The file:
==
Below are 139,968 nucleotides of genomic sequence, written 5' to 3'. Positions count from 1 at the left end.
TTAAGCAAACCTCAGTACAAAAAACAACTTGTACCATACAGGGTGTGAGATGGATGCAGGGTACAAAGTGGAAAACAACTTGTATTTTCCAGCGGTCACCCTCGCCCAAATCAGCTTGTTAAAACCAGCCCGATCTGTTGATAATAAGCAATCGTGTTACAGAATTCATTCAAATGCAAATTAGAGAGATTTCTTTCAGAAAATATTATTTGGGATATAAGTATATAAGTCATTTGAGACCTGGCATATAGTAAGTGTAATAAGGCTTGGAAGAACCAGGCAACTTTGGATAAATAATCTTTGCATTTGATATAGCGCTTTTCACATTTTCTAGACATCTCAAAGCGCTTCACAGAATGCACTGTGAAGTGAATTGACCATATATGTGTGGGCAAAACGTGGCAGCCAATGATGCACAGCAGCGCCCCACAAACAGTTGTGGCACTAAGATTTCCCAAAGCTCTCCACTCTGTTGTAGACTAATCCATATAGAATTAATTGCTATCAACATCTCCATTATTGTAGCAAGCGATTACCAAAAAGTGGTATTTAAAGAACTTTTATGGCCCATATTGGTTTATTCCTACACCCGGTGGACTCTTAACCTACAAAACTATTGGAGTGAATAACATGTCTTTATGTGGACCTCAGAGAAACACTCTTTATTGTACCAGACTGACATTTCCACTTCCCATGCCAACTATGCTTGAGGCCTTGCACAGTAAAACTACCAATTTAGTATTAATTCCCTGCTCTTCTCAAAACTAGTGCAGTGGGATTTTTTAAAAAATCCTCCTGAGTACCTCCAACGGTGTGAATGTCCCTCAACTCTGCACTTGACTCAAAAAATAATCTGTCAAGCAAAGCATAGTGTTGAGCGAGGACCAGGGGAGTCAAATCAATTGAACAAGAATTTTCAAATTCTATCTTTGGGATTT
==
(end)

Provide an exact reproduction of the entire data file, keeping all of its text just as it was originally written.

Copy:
Below are 139,968 nucleotides of genomic sequence, written 5' to 3'. Positions count from 1 at the left end.
TTAAGCAAACCTCAGTACAAAAAACAACTTGTACCATACAGGGTGTGAGATGGATGCAGGGTACAAAGTGGAAAACAACTTGTATTTTCCAGCGGTCACCCTCGCCCAAATCAGCTTGTTAAAACCAGCCCGATCTGTTGATAATAAGCAATCGTGTTACAGAATTCATTCAAATGCAAATTAGAGAGATTTCTTTCAGAAAATATTATTTGGGATATAAGTATATAAGTCATTTGAGACCTGGCATATAGTAAGTGTAATAAGGCTTGGAAGAACCAGGCAACTTTGGATAAATAATCTTTGCATTTGATATAGCGCTTTTCACATTTTCTAGACATCTCAAAGCGCTTCACAGAATGCACTGTGAAGTGAATTGACCATATATGTGTGGGCAAAACGTGGCAGCCAATGATGCACAGCAGCGCCCCACAAACAGTTGTGGCACTAAGATTTCCCAAAGCTCTCCACTCTGTTGTAGACTAATCCATATAGAATTAATTGCTATCAACATCTCCATTATTGTAGCAAGCGATTACCAAAAAGTGGTATTTAAAGAACTTTTATGGCCCATATTGGTTTATTCCTACACCCGGTGGACTCTTAACCTACAAAACTATTGGAGTGAATAACATGTCTTTATGTGGACCTCAGAGAAACACTCTTTATTGTACCAGACTGACATTTCCACTTCCCATGCCAACTATGCTTGAGGCCTTGCACAGTAAAACTACCAATTTAGTATTAATTCCCTGCTCTTCTCAAAACTAGTGCAGTGGGATTTTTTAAAAAATCCTCCTGAGTACCTCCAACGGTGTGAATGTCCCTCAACTCTGCACTTGACTCAAAAAATAATCTGTCAAGCAAAGCATAGTGTTGAGCGAGGACCAGGGGAGTCAAATCAATTGAACAAGAATTTTCAAATTCTATCTTTGGGATTT